To me this sounds like more “lesser evil”-ism (we need more D’s, doesn’t matter where they are on the issues). Painter doesn’t seem like someone I would vote for, but I would definitely vote for Leonard over Smith in a primary, and don’t know if I would vote for her in the general (She seems all-in on the Russian narrative, for starters)

      Russia is a hostile foreign govt that interfered in the’16 presidential election w/ the goal of undermining our democracy. No serious person disputes that fact. On top of that, members of the Trump campaign & Trump admin knew abt Russia’s meddling & welcomed offers of assistance.

      I believe that many people on this site have very serious doubts about this narrative and the people pushing it.

      1. ambrit

        Yep. No ‘serious person’ for some definition of “serious person.” With messaging like that, the Dems deserve to lose, and lose catastrophically.
        It’s about time for an American Sex Pistols version of “Anarchy in the U.S.”
        From the pseudo album: “Never Mind the Bollocks, Here’s the Homeland Securities.”
        Hear: https://www.youtube.com/watch?v=qbmWs6Jf5dc
        Not safe for status quos. (NSFSQ)

      2. Mark Gisleson

        I have no idea what’s going to happen. The seat is at risk only because Franken got hounded into resigning by the exact same DFLers who were thrilled to see him carpetbag a razor thin win over Norm Coleman.

        I left MN in 2013 and only recently moved back. After just a few years and despite living in Paul Ryan’s polarized CD, I can hardly believe the levels of acrimony in MN. Both parties treat the other side like they were Satan, and increasingly I think they’re both right.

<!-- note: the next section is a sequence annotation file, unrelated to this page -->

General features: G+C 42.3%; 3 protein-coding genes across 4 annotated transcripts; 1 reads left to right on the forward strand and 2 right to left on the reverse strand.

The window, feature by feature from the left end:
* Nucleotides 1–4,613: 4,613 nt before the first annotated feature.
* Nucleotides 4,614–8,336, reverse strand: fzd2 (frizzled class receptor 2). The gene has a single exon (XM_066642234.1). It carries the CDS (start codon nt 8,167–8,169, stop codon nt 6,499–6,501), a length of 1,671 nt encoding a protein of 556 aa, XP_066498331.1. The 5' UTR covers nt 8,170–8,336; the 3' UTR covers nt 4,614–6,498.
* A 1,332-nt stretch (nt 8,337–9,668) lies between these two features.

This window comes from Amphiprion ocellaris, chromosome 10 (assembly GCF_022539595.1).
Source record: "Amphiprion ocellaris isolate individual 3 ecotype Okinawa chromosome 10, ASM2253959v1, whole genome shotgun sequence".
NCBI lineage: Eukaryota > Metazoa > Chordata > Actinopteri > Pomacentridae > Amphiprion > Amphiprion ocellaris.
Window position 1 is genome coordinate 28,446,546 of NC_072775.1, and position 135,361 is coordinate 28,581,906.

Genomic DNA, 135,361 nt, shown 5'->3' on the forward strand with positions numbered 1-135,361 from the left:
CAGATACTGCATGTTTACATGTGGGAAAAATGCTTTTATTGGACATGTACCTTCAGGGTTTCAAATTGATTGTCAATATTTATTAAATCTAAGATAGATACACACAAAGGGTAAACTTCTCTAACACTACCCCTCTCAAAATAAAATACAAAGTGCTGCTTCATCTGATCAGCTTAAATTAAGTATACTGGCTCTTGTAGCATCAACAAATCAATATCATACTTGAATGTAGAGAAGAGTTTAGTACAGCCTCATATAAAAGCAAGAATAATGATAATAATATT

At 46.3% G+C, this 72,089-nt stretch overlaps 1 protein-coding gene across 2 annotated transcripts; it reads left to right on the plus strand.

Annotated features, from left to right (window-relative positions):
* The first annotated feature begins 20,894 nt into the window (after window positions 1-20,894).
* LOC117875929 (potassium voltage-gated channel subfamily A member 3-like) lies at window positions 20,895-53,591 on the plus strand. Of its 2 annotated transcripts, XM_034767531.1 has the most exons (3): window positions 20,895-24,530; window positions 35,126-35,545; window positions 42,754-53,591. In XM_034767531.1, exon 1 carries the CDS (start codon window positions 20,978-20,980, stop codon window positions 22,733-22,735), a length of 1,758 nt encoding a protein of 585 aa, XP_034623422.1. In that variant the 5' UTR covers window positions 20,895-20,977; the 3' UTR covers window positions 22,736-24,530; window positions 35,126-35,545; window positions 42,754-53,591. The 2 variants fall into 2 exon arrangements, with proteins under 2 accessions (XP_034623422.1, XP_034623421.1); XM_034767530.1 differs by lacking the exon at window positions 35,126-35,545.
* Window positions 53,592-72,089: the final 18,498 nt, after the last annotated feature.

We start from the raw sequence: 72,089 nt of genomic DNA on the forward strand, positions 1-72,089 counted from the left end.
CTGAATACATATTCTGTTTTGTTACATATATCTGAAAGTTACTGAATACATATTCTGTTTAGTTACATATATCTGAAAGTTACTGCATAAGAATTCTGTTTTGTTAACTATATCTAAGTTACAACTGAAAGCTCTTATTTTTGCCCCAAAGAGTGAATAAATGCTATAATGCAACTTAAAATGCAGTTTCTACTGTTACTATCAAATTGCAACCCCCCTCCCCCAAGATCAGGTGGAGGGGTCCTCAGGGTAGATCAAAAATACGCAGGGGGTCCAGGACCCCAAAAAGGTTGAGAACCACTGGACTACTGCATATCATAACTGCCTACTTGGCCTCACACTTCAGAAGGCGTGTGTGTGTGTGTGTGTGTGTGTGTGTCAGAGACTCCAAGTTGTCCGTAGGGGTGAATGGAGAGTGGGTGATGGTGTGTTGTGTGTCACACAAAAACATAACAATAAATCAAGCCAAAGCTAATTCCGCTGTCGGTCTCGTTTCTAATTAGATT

Big healthcare bucks here (UnitedHealthGroup, Mayo Clinic, Hazelden). Constipated medical marijuana law that just bankrupted a supplier (per Gov. Dayton whose rich friends have pothead kids who didn’t need easier access so to hell with the opioid addicts looking for respite).

        Now we learn that Paul Wellstone’s sons have been booted from the Wellstone Action board over issues that sound a lot like identity politics with the sons upset that the problems of the rural poor are being ignored. Add to that a whiff of this unionizing political campaigns crapola and I think we’re going to see a Democratic party going down in flames. The neolibs are destroying the party to save it.


        MN’s a big sloppy mess and I wouldn’t try to call any elections this year. D infighting was inevitable. When the losers refuse to step aside, chaos results and apathy rules. In 40 years of political activism in the upper Midwest, I have never seen such a massive disconnect between rank and file and the party.

    2. Lambert Strether Post author

      I saw this astonishing story.

      So the identitarians hijacked the Wellstone brand and threw the actual Wellstones off the board? What could go wrong?

      I think the Wellstones should sue, arguing they retain rights to the name.

    1. crittermom

      Good news to hear of the investor’s letter, but will their money speak louder than the ‘promise’ of even more money if the drilling is allowed?

      “However, Alaska’s congressional representatives, who are all Republican, strongly support the drilling plan, suggesting it could bring in $1bn to state and federal governments in the next decade. When the plan to open the ANWR for oil and gas exploitation was announced, Senator Lisa Murkowski said it was “the single-most important step we can take to strengthen our long-term energy security and create new wealth.(my emphasis)

      The thought of drilling there horrifies me. I desperately hope the letter has the impact it’s intended to & no drilling will be done.
      Thanks for that link.

    1. John Zelnicker

      May 14, 2018 at 2:42 pm
      Thanks for the link.

      One of the criticisms of Bernie that I have been unable to disagree with has been his weakness as regards foreign policy. However, in this essay he pushes for peace and negotiation. Hopefully, he feels that way about all of the wars in which we are involved, known and unknown.